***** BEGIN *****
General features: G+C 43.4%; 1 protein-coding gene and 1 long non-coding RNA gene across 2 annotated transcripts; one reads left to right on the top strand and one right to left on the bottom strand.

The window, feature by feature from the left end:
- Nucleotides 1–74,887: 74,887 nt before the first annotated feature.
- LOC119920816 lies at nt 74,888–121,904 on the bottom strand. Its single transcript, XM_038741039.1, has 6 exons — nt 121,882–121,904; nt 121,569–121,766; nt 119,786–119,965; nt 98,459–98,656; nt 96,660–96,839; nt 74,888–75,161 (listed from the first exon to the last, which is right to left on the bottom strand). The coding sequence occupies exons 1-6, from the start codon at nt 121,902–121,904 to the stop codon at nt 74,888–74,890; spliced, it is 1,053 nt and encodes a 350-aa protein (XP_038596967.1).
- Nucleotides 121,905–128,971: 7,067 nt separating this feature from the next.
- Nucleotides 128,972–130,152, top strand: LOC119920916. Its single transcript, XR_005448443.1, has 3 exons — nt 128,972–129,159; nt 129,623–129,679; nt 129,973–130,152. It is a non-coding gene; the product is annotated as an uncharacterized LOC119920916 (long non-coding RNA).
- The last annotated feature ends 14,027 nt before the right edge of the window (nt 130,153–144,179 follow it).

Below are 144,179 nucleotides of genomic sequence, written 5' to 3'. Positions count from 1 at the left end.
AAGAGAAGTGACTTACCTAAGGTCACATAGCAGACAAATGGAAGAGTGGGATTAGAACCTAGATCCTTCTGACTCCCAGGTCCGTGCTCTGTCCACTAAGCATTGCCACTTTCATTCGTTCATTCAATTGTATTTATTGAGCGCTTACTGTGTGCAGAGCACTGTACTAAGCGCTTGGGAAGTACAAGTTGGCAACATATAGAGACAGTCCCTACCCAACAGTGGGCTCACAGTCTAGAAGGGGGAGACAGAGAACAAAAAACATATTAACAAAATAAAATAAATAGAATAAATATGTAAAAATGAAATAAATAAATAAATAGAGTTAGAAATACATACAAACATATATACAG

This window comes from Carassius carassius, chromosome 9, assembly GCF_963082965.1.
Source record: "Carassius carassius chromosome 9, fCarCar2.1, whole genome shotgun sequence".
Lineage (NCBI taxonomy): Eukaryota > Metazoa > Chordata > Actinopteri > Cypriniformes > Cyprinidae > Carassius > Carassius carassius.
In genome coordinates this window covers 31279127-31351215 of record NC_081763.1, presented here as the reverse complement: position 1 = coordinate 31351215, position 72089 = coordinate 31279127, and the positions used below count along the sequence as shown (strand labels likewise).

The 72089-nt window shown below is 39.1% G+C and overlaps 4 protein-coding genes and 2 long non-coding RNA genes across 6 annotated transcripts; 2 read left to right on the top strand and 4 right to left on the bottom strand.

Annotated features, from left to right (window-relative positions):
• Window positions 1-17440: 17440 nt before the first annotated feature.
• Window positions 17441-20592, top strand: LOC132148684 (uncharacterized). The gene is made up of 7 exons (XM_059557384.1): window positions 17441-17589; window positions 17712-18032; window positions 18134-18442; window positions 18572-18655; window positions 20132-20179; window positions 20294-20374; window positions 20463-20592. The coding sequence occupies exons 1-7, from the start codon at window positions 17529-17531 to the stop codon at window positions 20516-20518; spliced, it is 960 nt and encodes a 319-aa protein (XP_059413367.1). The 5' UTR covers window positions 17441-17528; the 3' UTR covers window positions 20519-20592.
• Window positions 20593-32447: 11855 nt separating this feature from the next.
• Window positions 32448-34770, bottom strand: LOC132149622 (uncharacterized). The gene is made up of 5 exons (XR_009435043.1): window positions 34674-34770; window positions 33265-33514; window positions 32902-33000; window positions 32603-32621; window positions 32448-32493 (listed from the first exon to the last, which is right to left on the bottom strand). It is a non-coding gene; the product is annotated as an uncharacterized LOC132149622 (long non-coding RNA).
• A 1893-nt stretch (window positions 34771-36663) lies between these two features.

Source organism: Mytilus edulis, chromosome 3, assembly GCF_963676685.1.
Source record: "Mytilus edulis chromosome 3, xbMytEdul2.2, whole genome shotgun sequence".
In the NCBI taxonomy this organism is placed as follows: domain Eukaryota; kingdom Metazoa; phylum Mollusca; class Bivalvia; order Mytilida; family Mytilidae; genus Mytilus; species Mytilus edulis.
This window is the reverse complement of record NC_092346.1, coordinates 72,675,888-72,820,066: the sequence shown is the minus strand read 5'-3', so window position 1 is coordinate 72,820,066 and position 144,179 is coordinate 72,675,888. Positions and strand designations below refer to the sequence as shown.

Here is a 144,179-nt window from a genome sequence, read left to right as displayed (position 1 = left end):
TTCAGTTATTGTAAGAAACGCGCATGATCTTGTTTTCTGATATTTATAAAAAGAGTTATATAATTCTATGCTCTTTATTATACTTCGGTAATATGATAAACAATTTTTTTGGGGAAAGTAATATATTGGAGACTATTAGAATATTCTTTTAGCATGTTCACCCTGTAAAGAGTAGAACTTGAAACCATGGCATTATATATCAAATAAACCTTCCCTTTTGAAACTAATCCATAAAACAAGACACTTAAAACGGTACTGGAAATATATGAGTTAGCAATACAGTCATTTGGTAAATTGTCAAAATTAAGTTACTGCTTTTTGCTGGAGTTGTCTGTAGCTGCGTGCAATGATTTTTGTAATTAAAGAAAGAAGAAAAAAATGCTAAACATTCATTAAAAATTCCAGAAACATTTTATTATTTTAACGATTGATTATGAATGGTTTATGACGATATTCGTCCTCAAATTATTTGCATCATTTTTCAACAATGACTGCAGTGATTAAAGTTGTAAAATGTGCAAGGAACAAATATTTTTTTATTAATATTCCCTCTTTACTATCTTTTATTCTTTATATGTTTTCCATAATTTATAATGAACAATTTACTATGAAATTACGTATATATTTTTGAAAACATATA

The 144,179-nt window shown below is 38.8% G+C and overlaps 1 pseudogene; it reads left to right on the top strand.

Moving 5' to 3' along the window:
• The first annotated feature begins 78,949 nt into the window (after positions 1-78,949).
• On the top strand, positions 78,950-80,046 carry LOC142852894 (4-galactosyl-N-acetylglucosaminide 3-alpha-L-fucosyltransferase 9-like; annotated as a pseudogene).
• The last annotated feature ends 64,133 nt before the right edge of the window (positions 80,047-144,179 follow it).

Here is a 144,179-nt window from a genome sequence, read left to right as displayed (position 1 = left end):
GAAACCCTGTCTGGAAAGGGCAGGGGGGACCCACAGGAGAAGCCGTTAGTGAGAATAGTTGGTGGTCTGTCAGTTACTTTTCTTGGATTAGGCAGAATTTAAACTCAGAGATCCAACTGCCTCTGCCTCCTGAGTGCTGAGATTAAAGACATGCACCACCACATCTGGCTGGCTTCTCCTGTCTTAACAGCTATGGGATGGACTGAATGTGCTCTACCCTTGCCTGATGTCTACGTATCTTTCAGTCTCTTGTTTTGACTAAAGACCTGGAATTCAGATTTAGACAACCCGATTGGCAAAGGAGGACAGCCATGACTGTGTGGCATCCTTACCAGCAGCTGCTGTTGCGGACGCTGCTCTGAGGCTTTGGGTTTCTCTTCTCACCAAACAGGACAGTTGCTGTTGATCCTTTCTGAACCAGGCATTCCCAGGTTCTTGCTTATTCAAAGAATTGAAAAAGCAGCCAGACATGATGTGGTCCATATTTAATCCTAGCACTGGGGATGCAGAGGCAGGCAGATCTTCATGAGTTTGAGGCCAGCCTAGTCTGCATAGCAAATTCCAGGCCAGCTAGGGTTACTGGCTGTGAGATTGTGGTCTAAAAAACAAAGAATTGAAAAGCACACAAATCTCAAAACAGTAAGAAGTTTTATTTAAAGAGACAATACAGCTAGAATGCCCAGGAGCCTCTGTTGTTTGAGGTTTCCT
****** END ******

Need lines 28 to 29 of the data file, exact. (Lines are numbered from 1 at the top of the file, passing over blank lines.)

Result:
Moving 5' to 3' along the window:
• The first annotated feature begins 78,949 nt into the window (after positions 1-78,949).